[This comment is so dead on I am bringing it up to the post: "This reminded me of the time an individual on our law review sent an email to the law review listserve informing everyone that donuts were in the office. But the emailer failed to mention that the donuts were placed there by someone else."

To me this is part of a mentality that says "If it is not technically a lie it is OK even if it is misleading." This must be a law thing because, in a way, it is what is taught.]

Monday, January 17, 2011

Elites and Gaming

I posted a piece over on moneylaw about a shameful law school ranking that is now posted on the internet. It's not shameful because its rankings may or may not be correct but because of the strategic voting revealed. Roughly it was a ranking of 57 law school. A huge number of the respondents ranked the school where they are teaching or the one from which they graduated number 1 and all the others tied for last. In short, they did the maximum possible to have the ranking show what they wanted it to show and not the reality. And, like someone who cheats on an exam and then boasts about it, they no doubt wave the ranking around as though it is gospel.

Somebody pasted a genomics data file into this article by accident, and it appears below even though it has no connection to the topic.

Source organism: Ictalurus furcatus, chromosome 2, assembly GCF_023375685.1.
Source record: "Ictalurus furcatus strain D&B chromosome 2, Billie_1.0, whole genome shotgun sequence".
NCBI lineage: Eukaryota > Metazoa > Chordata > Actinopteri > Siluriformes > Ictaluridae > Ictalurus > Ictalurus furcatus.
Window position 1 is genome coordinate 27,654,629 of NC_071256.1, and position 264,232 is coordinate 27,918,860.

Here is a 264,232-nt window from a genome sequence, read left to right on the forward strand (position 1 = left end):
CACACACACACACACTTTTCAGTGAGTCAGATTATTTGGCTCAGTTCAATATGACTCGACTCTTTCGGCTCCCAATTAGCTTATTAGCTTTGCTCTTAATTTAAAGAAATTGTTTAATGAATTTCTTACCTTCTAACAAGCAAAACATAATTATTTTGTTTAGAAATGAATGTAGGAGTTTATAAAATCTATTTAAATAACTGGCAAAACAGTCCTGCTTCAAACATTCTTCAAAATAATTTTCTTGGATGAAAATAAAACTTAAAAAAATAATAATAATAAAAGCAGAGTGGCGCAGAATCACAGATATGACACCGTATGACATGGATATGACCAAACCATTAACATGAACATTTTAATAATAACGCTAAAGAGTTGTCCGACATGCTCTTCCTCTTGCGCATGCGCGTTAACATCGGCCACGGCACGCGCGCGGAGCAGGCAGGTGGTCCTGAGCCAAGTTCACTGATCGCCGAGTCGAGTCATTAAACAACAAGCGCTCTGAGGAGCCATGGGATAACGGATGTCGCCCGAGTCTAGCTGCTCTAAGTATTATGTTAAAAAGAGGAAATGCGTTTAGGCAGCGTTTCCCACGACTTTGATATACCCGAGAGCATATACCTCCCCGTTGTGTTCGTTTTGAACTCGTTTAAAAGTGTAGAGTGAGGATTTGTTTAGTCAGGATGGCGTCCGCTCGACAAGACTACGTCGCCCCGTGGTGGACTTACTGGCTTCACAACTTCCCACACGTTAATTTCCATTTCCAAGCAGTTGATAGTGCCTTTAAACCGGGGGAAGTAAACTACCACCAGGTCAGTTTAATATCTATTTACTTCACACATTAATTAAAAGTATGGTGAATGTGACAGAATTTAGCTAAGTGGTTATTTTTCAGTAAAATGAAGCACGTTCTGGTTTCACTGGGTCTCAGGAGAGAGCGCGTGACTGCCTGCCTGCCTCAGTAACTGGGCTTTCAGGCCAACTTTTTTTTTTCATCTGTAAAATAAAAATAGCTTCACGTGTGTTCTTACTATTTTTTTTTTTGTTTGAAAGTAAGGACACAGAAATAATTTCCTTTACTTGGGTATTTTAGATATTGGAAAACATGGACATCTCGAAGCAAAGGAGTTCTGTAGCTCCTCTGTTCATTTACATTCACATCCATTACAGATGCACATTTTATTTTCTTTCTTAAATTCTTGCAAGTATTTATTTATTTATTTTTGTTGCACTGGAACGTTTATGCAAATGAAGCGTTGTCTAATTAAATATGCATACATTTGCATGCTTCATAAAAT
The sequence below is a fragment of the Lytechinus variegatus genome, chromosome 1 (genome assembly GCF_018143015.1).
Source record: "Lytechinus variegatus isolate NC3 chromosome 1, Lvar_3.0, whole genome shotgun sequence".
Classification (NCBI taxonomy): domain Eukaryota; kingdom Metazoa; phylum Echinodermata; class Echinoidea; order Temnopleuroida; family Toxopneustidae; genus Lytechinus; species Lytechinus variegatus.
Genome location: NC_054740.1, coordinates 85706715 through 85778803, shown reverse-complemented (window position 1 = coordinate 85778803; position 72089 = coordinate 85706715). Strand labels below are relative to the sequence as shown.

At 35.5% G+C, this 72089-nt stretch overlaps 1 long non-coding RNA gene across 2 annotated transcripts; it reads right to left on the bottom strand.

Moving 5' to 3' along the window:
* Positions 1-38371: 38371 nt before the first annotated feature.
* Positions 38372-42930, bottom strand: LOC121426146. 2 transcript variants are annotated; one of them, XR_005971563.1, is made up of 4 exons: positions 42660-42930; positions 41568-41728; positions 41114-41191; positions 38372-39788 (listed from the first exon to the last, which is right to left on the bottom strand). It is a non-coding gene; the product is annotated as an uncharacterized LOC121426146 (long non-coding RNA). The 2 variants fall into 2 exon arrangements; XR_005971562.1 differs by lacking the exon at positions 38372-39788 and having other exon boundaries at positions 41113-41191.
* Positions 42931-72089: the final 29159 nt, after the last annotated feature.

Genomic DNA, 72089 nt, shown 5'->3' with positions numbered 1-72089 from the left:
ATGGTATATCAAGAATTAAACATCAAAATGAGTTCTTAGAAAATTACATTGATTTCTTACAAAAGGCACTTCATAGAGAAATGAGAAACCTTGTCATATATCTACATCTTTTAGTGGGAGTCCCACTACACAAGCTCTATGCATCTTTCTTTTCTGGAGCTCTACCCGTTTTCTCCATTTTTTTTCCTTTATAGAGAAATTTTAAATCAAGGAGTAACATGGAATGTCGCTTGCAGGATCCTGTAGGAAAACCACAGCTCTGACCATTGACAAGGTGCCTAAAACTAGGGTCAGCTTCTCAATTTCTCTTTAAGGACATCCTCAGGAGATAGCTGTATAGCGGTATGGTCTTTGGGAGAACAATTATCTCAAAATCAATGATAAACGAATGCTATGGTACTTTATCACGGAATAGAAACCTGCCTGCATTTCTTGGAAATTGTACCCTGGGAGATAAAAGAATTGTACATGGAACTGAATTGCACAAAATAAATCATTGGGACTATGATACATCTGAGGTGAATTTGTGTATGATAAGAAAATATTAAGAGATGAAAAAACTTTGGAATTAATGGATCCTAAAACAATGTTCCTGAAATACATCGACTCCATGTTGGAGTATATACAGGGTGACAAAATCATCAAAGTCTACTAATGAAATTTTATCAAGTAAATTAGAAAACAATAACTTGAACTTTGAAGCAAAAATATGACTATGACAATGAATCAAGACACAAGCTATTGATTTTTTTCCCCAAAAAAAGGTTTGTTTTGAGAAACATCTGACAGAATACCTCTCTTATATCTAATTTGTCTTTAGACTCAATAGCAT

Should anyone be surprised? Of course not. Elite gaming of any system is the norm. Let's not count all the ways but clearly sending out articles to be reviewed by pals is one way. And, it includes legacy admissions to elite schools. The fact is with elites it's always about show more than go. A talk to the local Women's club becomes a "presentation" to be included on a resume. A two page book review becomes "My piece in Harvard." Not writing things down for fear of losing deniability is one of their favorites. And if you are a parent be sure to feed your kid a performance enhancing drug when they take the SAT.